The Glass Bead Game by Herman Hesse
Riddley Walker by Russell Hoban
The Private Memoirs and Confessions of a Justified Sinner by James Hogg
Atomised by Michel Houellebecq
Brave New World by Aldous Huxley
The Unconsoled by Kazuo Ishiguro
The Haunting of Hill House by Shirley Jackson
The Turn of the Screw by Henry James
The Children of Men by PD James
After London; or, Wild England by Richard Jefferies
Bold as Love by Gwyneth Jones
The Trial by Franz Kafka
Flowers for Algernon by Daniel Keyes
The Shining by Stephen King
The Victorian Chaise-longue by Marghanita Laski
Uncle Silas by Joseph Sheridan Le Fanu
The Earthsea Series by Ursula Le Guin
The Left Hand of Darkness by Ursula Le Guin
Solaris by Stanislaw Lem
Memoirs of a Survivor by Doris Lessing
The Chronicles of Narnia by CS Lewis
The Monk by Matthew Lewis
A Voyage to Arcturus by David Lindsay
The Night Sessions by Ken Macleod
Beyond Black by Hilary Mantel
Only Forward by Michael Marshall Smith
I Am Legend by Richard Matheson
Melmoth the Wanderer by Charles Maturin
The Butcher Boy by Patrick McCabe
The Road by Cormac McCarthy
Ascent by Jed Mercurio
The Scar by China Mieville
Ingenious Pain by Andrew Miller
A Canticle for Leibowitz by Walter M Miller Jr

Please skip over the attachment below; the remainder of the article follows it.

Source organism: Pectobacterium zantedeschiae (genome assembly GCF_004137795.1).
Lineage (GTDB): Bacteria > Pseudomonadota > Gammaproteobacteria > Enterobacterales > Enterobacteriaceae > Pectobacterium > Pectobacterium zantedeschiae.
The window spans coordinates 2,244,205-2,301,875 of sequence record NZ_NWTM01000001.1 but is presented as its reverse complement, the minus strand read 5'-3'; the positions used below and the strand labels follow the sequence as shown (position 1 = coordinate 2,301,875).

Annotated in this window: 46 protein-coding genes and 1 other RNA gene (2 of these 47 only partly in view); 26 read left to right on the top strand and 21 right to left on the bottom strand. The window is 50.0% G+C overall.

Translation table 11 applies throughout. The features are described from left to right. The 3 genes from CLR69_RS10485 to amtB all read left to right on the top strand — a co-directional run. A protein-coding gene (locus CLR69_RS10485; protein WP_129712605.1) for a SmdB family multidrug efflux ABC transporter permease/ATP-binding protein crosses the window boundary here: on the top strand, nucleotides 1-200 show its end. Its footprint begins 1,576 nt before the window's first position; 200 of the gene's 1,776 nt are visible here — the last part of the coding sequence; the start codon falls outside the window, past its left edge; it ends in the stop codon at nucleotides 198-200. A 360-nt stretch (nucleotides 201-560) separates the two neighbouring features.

Cloud Atlas by David Mitchell
Mother London by Michael Moorcock
News from Nowhere by William Morris
Beloved by Toni Morrison
The Wind-Up Bird Chronicle by Haruki Murakami
Ada or Ardor by Vladimir Nabokov
The Time Traveler's Wife by Audrey Niffenegger
Ringworld by Larry Niven
Vurt by Jeff Noon
The Third Policeman by Flann O'Brien
The Famished Road by Ben Okri
Nineteen Eighty-Four by George Orwell
Fight Club by Chuck Palahniuk
Nightmare Abbey by Thomas Love Peacock
Titus Groan by Mervyn Peake
The Space Merchants by Frederik Pohl and CM Kornbluth
A Glastonbury Romance by John Cowper Powys
The Discworld Series by Terry Pratchett
The Prestige by Christopher Priest
His Dark Materials by Philip Pullman
Gargantua and Pantagruel by Francois Rabelais
The Mysteries of Udolpho by Ann Radcliffe
Revelation Space by Alastair Reynolds
The Years of Rice and Salt by Kim Stanley Robinson
Harry Potter and the Philosopher's Stone by JK Rowling
Satanic Verses by Salman Rushdie
The Female Man by Joanna Russ
Air by Geoff Ryman
The Little Prince by Antoine de Saint-Exupery
Blindness by Jose Saramago
How the Dead Live by Will Self
Frankenstein by Mary Shelley
Hyperion by Dan Simmons
Star Maker by Olaf Stapledon
Snow Crash by Neal Stephenson